Those remarks came at the end of a long day at the ballpark for the slugger, beginning with a conversation with the MLB Players Association as well as manager Jim Leyland. He spoke by phone before the game with Bob Watson, Major League Baseball's vice president for on-field operations and disciplinarian.
Sheffield's defense was the same as the day after the incident -- that he wasn't throwing the bat handle in home-plate umpire Gibson's direction that night. He had something to say to Gibson on the previous pitch for strike two, at which point he was told to keep quiet. When he hit the ground ball, his bat shattered.
Sheffield says he threw what was left of his bat to the ground towards his dugout. The report filed with the Commissioner's office claimed he threw the bat in Gibson's direction.
The next day, Sheffield was suspended three games, which he immediately appealed. Once Sheffield saw Mets catcher Paul Lo Duca suspended two games for his ejection and throwing items out of the dugout and onto the field on Saturday, that irritated him more.
"Everybody knows I didn't throw the bat at the umpire," he said Thursday morning, before talking with Watson. "Now, it's about reputation. I just saw the Paul Lo Duca incident. And I know Paul Lo Duca. Paul Lo Duca has been in many incidents. He was throwing stuff directly at the umpire, multiple things. He [was suspended] fewer games, and I guarantee you his fine was lower than mine."
At that point, he didn't just want the suspension reduced, but erased. As he talked with Watson about the reduction, challenging him to compare Lo Duca's suspension to his, he still pushed against language that would suggest he intended to throw the bat at Gibson. He knows he has a reputation that comes into play with each incident, and he pushed to make sure this had as little impact on that as possible.
Much as he wanted to fight the changes, however, he wanted to miss as little time from the team as possible. Judging from what he heard from Watson, he figured he'd have to miss some.
"He said exactly what I thought he would say," Sheffield said.
In the end, he decided to do what was best for the club, though Leyland insisted it didn't come at the club's urging.
"In no way, shape or form are we going to tell Gary what to do," Leyland said. "We talked and basically discussed the options, and he said he wanted to do whatever was best for the team."
Leyland told him to handle it however he felt was best, and the club would support his decision. Even in accepting a reduced suspension, the Tigers support Sheffield's side.
"I saw it live, and I saw the tape," Leyland said. "And I will never believe that Gary Sheffield threw the bat at the umpire. Never will I believe that. And I think every coach on this team and every player that saw the incident believes the same way I do.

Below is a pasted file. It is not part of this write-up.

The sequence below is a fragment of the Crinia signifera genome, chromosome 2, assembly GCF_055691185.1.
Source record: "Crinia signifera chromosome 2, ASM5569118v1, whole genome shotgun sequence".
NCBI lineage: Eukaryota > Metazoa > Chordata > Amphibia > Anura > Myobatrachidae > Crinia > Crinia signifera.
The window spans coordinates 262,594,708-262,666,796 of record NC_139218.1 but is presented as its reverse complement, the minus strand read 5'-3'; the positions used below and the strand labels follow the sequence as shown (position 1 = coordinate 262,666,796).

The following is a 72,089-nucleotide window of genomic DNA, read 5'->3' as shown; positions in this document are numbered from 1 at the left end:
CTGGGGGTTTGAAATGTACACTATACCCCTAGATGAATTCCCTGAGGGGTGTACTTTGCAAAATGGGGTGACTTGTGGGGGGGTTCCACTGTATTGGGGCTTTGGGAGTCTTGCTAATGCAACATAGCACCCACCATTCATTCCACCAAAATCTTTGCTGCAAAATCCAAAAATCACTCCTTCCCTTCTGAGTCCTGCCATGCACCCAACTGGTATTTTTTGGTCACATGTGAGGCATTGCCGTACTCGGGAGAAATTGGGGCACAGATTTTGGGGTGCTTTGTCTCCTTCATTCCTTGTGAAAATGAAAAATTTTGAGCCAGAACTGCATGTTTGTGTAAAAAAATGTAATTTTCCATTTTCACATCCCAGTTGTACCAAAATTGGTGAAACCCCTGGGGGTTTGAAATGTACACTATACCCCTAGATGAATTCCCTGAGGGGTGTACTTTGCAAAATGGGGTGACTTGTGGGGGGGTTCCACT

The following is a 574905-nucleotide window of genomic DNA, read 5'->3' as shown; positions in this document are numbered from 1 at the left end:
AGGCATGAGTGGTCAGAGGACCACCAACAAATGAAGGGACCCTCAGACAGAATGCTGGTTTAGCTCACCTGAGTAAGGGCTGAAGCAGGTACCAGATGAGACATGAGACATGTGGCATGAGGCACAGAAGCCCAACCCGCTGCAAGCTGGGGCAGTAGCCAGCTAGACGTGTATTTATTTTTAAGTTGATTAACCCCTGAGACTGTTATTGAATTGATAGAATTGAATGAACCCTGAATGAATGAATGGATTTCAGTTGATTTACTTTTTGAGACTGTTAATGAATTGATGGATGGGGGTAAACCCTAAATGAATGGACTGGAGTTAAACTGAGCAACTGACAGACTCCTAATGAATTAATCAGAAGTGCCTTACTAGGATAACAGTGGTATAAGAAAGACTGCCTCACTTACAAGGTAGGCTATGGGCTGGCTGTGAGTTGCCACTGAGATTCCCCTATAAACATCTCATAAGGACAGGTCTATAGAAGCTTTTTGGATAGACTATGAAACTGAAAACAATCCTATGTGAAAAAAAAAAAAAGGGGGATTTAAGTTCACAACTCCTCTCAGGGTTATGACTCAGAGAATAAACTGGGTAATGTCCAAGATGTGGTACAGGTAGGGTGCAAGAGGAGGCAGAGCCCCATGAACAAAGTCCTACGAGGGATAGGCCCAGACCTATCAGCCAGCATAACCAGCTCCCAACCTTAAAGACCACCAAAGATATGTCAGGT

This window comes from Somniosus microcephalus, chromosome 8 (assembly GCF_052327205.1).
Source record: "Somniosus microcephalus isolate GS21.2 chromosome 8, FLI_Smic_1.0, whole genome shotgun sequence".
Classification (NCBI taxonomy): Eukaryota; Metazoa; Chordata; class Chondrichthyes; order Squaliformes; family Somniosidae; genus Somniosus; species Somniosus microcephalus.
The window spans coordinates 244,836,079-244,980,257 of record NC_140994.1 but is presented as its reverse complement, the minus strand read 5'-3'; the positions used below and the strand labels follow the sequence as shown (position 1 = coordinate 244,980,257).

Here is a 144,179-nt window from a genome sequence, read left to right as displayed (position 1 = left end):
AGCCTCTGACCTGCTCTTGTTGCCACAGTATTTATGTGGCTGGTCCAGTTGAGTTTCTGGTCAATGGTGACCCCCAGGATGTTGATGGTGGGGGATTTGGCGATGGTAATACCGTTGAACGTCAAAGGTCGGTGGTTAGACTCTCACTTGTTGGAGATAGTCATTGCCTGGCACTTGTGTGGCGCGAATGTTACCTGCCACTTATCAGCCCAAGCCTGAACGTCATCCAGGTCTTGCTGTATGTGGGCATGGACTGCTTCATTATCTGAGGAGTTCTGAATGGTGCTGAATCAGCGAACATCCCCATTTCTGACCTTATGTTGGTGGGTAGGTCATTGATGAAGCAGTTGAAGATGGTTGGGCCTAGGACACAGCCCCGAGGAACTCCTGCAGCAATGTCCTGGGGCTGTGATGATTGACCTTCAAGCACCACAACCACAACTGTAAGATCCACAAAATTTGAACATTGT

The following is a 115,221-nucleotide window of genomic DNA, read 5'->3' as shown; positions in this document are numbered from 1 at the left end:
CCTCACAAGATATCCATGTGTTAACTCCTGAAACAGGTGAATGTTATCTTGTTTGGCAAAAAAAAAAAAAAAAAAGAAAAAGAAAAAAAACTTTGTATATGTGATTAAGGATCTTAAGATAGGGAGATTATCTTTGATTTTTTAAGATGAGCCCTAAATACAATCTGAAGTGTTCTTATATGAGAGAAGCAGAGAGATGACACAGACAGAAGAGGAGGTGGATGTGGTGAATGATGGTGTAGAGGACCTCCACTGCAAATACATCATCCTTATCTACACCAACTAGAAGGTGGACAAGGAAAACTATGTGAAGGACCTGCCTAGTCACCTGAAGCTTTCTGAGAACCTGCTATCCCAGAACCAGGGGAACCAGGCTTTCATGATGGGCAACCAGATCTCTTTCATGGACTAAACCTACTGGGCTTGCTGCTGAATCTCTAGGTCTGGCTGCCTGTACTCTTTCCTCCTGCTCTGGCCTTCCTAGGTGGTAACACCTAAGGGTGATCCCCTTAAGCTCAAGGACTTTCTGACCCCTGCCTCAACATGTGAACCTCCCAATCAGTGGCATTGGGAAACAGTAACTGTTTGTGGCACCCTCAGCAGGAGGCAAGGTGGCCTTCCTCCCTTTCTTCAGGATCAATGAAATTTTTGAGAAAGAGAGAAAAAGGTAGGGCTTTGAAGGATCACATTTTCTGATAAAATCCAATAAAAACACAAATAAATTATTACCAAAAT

"Now, I'm not looking for an argument. I'm not trying to cause problems. The umpire had his opinion, which I respect. I don't agree with his opinion."
Miner returns: Zach Miner isn't back on the roster yet, and probably won't be until at least Saturday, but he feels fine following his brief rehab stint at Triple-A Toledo.
The Tigers wanted to see how Miner's arm reacted to throwing back-to-back games. He responded with a perfect inning Tuesday and Wednesday, the latter including a pair of strikeouts. It was actually the first time in Miner's professional career that he remembers throwing on consecutive days.
"I was expecting, not necessarily my tendinitis to flare up, but some sort of soreness," Miner said.
As of Thursday morning, he felt fine. Manager Jim Leyland said he watched the game online and was impressed.
One Tigers reliever who isn't feeling well is lefty Tim Byrdak, whom Leyland said is experiencing some weakness in his forearm. He wasn't available Thursday.
Flight delays: Detroiters aren't the only ones feeling the effects of a rash of flight cancellations at Metro Airport this week. Three members of Thursday's umpiring crew were supposed to fly in from Atlanta on Thursday morning, but their flight was cancelled, forcing them to scramble for a later flight.
The crew eventually joined home-plate umpire Paul Schrieber at Comerica Park, but the start of the game was delayed by 15 minutes as a precaution.
Coming up: Justin Verlander and Johan Santana meet in what could be the biggest pitching matchup at Comerica Park so far this season. The 7:05 p.m. ET matchup Friday night opens the weekend series between the Tigers and Twins.